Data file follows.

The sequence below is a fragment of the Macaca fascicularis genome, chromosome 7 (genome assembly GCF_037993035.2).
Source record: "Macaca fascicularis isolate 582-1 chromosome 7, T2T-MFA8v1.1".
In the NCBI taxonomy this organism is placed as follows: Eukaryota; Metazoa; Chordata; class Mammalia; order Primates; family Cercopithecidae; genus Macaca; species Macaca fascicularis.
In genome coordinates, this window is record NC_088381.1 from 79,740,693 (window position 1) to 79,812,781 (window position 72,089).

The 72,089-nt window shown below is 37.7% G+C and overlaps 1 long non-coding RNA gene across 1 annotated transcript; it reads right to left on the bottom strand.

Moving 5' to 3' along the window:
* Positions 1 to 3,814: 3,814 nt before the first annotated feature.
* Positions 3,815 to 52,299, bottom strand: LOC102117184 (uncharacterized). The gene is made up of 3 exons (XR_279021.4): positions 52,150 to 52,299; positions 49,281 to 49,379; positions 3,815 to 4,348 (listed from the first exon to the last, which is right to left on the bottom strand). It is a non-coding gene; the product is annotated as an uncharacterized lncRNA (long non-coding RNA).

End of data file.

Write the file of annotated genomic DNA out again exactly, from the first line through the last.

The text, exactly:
The sequence below is a fragment of the Macaca fascicularis genome, chromosome 7 (genome assembly GCF_037993035.2).
Source record: "Macaca fascicularis isolate 582-1 chromosome 7, T2T-MFA8v1.1".
In the NCBI taxonomy this organism is placed as follows: Eukaryota; Metazoa; Chordata; class Mammalia; order Primates; family Cercopithecidae; genus Macaca; species Macaca fascicularis.
In genome coordinates, this window is record NC_088381.1 from 79,740,693 (window position 1) to 79,812,781 (window position 72,089).

The 72,089-nt window shown below is 37.7% G+C and overlaps 1 long non-coding RNA gene across 1 annotated transcript; it reads right to left on the bottom strand.

Moving 5' to 3' along the window:
* Positions 1 to 3,814: 3,814 nt before the first annotated feature.
* Positions 3,815 to 52,299, bottom strand: LOC102117184 (uncharacterized). The gene is made up of 3 exons (XR_279021.4): positions 52,150 to 52,299; positions 49,281 to 49,379; positions 3,815 to 4,348 (listed from the first exon to the last, which is right to left on the bottom strand). It is a non-coding gene; the product is annotated as an uncharacterized lncRNA (long non-coding RNA).